Finding The Thread is the latest exhibition at Lewes’ Star Brewery Gallery.
Running from October 2-18, it features the work of Heather Chamberlain, who has been based in Lewes for the last 11 years.
“My artworks mark a passage in two stages,” she explains, “first from an unknown and hidden history to its eruption and discovery, and then through an unravelling of its unconscious significance to its transformation into something new. Within my English upbringing a cloud of secrecy had blocked all knowledge of my Armenian family identity until at 18, just as I was leaving for the Ecole des Arts Decoratifs in Paris, my grandfather slipped me the phone number of his sister Araxie who lived there.
“I found I had an extensive family which had enjoyed considerable prosperity internationally in the cotton trade. There had been branches all over the world until it had all dwindled away in the hands of my grandfather’s generation, leaving many of the dependents penniless.
“The cotton trade had shifted to India, but I wonder about the impact of the Armenian genocide in 1915 which was never mentioned in my family and which remains largely unrecognised internationally. In England the family name of Iplicjian was erased and replaced. Only a year after my discovery of these vital bits and pieces my father in turn lost everything and I left Paris. Decades later, following my own financial collapse and near death, I was rescued by another Armenian aunt who miraculously reappeared out of the blue after a 35-year absence. She gave me the chance to escape from this destiny. Her words ‘If you have so little time left you had better spend it doing what you want to do!’ started that process.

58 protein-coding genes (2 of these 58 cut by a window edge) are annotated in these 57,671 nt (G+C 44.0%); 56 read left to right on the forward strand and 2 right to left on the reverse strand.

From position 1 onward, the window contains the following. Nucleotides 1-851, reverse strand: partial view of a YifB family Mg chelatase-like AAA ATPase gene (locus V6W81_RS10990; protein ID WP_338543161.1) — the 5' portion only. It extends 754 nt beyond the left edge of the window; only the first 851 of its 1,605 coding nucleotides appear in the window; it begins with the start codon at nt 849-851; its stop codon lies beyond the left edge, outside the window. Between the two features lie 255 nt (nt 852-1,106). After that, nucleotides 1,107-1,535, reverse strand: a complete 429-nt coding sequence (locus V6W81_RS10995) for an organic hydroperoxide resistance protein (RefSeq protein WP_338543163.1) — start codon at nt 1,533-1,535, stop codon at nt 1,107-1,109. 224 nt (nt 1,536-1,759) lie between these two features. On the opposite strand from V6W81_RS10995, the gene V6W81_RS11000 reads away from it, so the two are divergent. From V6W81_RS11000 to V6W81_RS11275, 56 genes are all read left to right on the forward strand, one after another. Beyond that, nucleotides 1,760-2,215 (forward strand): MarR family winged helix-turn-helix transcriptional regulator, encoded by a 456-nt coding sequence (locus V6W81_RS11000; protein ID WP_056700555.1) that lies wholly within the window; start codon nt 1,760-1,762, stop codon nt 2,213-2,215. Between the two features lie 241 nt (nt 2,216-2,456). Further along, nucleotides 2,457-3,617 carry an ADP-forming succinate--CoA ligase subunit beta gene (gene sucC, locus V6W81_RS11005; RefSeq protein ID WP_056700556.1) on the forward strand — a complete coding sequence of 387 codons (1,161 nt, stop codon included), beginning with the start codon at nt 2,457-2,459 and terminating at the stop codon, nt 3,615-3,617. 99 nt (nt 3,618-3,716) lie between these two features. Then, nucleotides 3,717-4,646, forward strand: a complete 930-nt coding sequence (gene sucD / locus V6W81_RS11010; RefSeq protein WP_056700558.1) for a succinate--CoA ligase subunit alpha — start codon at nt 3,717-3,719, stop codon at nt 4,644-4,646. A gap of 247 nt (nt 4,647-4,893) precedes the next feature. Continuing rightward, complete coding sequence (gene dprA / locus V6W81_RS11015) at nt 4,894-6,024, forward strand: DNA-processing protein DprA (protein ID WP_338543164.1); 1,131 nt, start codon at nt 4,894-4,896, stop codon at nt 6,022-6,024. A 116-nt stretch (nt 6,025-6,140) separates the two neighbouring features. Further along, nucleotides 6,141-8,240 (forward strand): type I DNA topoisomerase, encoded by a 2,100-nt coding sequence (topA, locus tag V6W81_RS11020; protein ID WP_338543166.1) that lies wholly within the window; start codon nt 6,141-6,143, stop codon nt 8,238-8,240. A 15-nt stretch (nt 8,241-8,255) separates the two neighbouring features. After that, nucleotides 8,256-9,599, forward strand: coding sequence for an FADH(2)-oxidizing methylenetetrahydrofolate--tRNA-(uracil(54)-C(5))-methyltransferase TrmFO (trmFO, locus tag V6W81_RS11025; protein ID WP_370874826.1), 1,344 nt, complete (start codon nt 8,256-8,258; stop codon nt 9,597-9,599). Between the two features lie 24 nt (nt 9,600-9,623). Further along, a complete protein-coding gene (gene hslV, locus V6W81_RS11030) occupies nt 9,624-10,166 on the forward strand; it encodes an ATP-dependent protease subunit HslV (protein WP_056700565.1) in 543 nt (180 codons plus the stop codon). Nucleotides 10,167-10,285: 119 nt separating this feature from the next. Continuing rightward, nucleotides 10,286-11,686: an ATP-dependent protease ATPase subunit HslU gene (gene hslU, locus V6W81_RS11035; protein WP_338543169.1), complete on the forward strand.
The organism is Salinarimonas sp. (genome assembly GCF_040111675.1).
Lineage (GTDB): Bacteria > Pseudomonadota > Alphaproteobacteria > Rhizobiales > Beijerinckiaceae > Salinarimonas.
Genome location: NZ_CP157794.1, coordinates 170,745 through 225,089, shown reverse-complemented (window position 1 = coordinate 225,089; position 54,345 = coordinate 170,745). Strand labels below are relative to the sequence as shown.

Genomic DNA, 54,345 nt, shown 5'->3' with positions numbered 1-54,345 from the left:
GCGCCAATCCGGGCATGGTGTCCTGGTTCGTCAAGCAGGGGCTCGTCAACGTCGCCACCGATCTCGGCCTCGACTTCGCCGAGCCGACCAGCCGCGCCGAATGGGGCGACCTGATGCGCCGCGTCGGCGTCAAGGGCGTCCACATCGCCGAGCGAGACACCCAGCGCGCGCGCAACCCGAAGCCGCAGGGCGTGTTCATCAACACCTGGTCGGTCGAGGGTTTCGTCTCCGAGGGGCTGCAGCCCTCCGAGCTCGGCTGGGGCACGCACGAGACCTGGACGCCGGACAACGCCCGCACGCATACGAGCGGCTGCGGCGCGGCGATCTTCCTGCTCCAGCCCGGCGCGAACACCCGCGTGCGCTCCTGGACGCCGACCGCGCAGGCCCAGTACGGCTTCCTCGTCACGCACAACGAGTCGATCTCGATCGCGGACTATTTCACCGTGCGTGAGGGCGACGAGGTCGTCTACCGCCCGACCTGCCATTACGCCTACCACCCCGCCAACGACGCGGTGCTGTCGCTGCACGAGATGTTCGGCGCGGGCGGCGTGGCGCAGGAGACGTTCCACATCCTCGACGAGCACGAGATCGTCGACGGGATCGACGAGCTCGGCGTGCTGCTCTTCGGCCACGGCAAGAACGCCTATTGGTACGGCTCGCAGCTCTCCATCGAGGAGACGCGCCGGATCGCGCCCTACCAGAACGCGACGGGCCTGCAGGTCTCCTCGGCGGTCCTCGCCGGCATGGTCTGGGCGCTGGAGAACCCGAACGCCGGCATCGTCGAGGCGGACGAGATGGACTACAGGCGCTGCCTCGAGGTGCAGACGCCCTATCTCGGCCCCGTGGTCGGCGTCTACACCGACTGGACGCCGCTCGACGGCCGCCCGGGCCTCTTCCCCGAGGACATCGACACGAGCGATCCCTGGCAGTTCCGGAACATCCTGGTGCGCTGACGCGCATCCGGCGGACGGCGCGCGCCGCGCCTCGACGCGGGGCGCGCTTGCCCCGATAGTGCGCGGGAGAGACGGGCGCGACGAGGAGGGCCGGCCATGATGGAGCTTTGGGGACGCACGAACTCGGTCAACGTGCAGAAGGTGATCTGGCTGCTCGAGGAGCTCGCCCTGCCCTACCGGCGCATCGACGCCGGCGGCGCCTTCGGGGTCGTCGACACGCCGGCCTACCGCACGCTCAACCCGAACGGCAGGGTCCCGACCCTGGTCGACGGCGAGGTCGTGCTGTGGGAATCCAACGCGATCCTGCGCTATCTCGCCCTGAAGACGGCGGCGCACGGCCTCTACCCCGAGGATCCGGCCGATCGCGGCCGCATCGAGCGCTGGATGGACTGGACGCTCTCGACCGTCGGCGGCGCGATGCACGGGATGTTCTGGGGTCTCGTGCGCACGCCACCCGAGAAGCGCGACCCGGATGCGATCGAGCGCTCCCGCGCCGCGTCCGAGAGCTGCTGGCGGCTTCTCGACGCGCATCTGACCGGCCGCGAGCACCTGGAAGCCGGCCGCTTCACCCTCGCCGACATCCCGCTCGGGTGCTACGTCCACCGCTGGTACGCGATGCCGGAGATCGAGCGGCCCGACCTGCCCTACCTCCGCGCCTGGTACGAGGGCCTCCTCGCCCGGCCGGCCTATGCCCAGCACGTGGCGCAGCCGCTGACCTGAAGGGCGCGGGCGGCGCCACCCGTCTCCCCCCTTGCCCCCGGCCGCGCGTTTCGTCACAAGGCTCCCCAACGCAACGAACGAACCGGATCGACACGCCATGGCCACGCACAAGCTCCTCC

“I underwent a long psychoanalysis (Lacanian) and training, the last four years back in Paris. The unconscious effects of my Armenian family history began to emerge. I had always produced occasional artworks, but following that analysis and moving to Lewes I suddenly started using cotton as medium and in a completely new way. It was quite compulsive. I made piece after piece, signing them with the name Iplicjian but still only half knowing why. Once more it was a chance encounter that produced the answer, this time with a Turkish speaker. I discovered that the family name had been mistranslated in the family tree and that the correct translation into English of Iplic was actually cotton!
“Cotton is the body of my work. The artworks are all made with cotton fabric, adhesive and acrylic paint. The multiple threads that make up my story are woven into the collection of art works that represent them in this exhibition.”
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